Patterns of corporeality: the grotesque text/ile body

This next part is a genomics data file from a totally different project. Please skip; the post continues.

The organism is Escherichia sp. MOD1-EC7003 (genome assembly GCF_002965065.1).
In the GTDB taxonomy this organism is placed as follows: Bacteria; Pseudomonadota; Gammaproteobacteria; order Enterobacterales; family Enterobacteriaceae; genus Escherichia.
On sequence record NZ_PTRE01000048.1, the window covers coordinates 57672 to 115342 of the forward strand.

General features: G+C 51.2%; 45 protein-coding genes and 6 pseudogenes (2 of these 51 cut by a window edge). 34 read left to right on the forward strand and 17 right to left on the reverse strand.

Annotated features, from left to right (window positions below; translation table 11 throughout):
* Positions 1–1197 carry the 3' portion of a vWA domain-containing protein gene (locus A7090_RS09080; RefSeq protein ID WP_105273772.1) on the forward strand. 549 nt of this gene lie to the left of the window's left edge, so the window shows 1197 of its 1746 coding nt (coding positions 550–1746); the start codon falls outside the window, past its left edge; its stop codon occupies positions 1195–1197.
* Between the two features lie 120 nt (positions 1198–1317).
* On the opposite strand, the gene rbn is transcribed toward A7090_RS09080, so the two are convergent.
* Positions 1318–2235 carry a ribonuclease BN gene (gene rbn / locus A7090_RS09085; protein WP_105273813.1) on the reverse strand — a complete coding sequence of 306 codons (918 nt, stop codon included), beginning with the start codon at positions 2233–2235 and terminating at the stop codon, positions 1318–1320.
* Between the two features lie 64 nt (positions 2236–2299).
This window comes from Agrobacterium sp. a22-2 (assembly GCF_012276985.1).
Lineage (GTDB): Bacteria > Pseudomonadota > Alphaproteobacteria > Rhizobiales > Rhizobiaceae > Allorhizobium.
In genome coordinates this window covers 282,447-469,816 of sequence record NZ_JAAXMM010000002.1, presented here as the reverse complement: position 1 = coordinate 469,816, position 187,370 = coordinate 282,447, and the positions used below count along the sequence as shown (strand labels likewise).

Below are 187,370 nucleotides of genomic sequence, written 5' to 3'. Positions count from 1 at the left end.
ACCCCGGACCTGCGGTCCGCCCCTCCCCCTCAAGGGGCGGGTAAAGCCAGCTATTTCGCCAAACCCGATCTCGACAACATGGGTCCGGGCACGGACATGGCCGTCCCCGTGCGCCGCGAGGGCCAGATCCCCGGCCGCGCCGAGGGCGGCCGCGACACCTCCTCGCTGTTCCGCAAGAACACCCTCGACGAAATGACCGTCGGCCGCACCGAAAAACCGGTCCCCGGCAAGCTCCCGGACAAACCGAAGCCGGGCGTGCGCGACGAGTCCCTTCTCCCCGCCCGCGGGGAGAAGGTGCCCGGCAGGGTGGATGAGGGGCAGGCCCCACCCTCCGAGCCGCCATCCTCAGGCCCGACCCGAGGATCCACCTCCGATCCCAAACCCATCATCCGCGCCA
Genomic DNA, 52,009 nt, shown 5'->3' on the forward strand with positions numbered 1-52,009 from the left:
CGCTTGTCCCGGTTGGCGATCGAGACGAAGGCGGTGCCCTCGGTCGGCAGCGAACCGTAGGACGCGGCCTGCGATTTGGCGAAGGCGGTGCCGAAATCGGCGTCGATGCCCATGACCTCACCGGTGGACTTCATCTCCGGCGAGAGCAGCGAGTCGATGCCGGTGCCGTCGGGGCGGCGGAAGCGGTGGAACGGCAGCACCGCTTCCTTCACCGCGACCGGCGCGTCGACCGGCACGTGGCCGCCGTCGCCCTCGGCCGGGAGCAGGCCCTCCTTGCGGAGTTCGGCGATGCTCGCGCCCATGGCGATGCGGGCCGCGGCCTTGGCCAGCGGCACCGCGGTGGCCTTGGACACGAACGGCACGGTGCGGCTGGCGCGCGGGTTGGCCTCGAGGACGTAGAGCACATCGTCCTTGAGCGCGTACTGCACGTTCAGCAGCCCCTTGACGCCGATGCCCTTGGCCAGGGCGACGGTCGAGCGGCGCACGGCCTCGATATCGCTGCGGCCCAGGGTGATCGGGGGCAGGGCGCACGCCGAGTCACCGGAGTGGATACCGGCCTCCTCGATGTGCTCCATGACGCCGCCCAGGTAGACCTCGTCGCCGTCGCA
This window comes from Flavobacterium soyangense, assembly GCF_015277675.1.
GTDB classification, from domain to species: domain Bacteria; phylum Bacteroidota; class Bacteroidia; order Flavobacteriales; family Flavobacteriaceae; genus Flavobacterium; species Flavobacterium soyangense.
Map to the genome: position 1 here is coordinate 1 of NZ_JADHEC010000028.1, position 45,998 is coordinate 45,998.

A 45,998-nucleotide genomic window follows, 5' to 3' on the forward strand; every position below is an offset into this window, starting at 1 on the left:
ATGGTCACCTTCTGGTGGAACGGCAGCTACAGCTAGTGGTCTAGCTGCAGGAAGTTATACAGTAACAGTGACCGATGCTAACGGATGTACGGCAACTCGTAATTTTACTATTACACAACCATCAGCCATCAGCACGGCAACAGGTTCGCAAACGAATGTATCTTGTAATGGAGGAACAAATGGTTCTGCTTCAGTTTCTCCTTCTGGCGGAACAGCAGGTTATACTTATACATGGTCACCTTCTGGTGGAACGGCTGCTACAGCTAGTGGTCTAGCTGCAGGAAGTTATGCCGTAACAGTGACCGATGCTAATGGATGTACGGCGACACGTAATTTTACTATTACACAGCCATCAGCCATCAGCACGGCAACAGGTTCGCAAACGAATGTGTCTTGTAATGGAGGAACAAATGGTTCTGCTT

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This practice-led research project explores the feminine abject through textile design featuring grotesque ornament and pattern. Maintaining a normative feminine identity in a Western culture involves, more likely than not, rigorous self-policing behaviours enacted to identify and eradicate signs of the corporeal self, which is seen as unfinished, vulnerable, and leaky at the margins. This encultured practice involves keeping the body contained and controlled, both physically and visually. Within a traditional Cartesian duality, boundaries are established through an oppositional politics of contrasting fluidity/solidity, irrationality/rationality, and containment/excess. Textiles are one means by which these boundaries are managed — through dress, and also through the textiles of domestic spaces: textiles that function here as a symbolic demarcation between body and world. As the conclusion to this research project I present designs for domestic textiles which, rather than clearly delimiting the leaky self from the public world, provoke experiences of fascination/repulsion in the viewer. The textiles feature pattern and decoration based on grotesque ornament. As a social, artistic, and literary category the grotesque rejects the binary of interior/exterior, instead embracing the fluid, the overflowing, and the excessive. In this thesis I link this to historic notions of women’s place and voice. The artefacts that comprise the practical component of the thesis subvert the formal language of the female nude, which is designed to smooth, control, and contain the excessive female body. They explore how the leaky and abject body can be viewed as other than polluting: namely, as belonging to a different experience of subjecthood.